"Although analog acoustic TOF measurements have been used for many years in determining position, EPOS' innovative technology has taken the acoustic domain and transferred it to the digital domain. The digitization of acoustic media enables EPOS to support many devices simultaneously (very much like cellular phones).
Using TOF calculations allowed EPOS to "greatly enhance" accuracy, power consumption and refresh rate, the site says, and the wireless terminal uses ultrasonic transducers to transform electric signals into acoustic waves.
"The number of transducers and microphones used depends on the application, as does the number of 'degrees of freedom' (coordinates and angles in space) required for the wireless terminal. For example, for the simplest wireless input device (i.e. mouse/pen), only two coordinates (X, Y) of the pen tip are needed, therefore, only one transducer is required in the wireless terminal and two receiver microphones will suffice, the comapny says. "Many transducers can be placed in one wireless terminal, [just] as many microphones can be added to the receiver."
Alas, the fully wireless pen won't be launched until the Consumer Electronics Show begins in Las Vegas begins on Jan. 9, but the "wired" pen is available now, and EPOS sent us one the first 100 made.
I liked the wired digital pen. which has a cool, sleek design, and its retractable USB cable allows you to connect it to your laptop or PC without a lot of cables running all over your desk. Installation is simple; just run the provided CD, click on four successive buttons and it's there.
Mastering the pen is a little trickier. It has a dual function, working as both a mouse and a pen, and to connect it to the paper you just press down on the clip provided and slip an 8 1/2" x 11" sheet inside. Actually, any kind of paper - or even the palm of your hand, I found out when I clipped the transmitter to my fingernail - that you can connect is usable as a surface.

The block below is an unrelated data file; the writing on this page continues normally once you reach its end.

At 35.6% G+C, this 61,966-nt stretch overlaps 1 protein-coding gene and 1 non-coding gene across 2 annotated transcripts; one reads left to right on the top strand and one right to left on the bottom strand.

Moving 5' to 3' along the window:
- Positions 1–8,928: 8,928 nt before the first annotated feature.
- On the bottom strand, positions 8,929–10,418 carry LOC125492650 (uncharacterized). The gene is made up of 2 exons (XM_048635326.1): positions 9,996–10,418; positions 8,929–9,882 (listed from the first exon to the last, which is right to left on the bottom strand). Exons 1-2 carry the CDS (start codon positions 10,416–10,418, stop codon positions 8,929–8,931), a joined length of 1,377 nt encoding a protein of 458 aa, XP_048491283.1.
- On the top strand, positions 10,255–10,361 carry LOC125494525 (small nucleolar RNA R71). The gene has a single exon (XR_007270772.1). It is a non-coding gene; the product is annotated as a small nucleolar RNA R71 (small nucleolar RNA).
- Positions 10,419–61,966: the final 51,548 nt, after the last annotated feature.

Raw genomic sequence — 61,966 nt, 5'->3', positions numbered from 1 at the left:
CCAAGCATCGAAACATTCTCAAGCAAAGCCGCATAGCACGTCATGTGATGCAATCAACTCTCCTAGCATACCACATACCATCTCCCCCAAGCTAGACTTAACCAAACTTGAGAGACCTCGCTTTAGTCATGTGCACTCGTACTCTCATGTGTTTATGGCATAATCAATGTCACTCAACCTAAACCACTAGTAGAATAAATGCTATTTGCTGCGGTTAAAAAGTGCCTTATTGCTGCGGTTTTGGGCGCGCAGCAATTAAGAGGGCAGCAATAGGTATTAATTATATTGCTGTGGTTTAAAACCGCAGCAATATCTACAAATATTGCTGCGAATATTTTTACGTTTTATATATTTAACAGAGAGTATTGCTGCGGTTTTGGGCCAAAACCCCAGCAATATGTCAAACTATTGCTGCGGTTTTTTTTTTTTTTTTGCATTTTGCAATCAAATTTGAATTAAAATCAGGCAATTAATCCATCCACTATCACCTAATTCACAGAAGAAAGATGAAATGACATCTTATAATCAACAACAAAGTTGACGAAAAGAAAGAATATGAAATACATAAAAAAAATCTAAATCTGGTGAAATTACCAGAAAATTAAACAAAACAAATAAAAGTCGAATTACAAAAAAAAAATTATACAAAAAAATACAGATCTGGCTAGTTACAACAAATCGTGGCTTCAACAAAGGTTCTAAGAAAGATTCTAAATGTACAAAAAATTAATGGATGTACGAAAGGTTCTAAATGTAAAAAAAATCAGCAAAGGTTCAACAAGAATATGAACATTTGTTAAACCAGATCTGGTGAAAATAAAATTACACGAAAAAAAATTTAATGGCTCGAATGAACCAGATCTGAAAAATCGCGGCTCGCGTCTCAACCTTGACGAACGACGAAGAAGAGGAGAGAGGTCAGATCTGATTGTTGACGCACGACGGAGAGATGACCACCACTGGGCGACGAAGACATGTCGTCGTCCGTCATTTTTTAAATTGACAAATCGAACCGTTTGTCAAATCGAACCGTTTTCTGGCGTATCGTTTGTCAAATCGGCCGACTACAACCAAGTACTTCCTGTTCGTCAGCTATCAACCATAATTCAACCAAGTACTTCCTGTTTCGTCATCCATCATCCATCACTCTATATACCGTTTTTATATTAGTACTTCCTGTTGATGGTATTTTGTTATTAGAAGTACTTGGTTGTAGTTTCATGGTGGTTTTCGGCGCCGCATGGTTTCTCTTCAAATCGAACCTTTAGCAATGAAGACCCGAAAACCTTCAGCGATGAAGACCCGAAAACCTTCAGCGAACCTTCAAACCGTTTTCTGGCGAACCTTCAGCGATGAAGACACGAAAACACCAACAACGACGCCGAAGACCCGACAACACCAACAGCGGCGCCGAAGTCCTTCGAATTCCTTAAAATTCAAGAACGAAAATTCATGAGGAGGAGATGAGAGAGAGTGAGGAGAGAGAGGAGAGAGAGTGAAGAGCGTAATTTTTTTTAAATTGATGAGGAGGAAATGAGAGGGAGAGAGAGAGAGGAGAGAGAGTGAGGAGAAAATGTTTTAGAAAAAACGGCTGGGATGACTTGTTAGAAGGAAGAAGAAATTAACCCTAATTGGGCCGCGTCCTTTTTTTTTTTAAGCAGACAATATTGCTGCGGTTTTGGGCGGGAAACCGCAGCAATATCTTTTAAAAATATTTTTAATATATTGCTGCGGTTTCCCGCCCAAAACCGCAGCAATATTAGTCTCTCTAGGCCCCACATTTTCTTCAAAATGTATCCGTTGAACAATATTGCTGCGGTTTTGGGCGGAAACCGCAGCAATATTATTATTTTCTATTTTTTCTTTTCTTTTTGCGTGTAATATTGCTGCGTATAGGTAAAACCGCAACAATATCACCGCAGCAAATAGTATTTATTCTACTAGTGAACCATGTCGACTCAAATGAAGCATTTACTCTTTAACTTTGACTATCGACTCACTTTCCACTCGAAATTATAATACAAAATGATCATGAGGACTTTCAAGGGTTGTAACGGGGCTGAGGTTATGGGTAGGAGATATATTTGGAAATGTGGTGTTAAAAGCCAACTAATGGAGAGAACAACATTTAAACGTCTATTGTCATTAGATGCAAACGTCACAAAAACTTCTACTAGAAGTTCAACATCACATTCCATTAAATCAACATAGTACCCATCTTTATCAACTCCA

The mouse function wasn't clear to me at first, but I quickly learned you can locate the simple cursor anywhere in a page of text, use it to highlight, cut, paste or save (you'll need a keyboard to create a filename), erase, rotate, colorize and print.
The coming wireless pen uses Microsoft's optical character recognition (OCR) utility (found in Windows XP) to translate handwritten text to typed text. and EPOS says both pens are fully functional within the new Vista program from Windows.
That means I'll be able to go out to Bradenton Beach, pull up a table at the Gulf Drive café and start writing on any piece of paper. The flash drive on the pen will save it all, and when I get home, I can plug then pen into my PC and "dump" it all into a file and have that quickly translated into typed text. There's probably going to be a few bugs in that process, but the technology will only get better.
It's sometimes hard to imagine all the dimensions of the digital future, but EPOS has put one big piece of it directly into your hand. The cost? Probably $49 or so, Schlesinger says.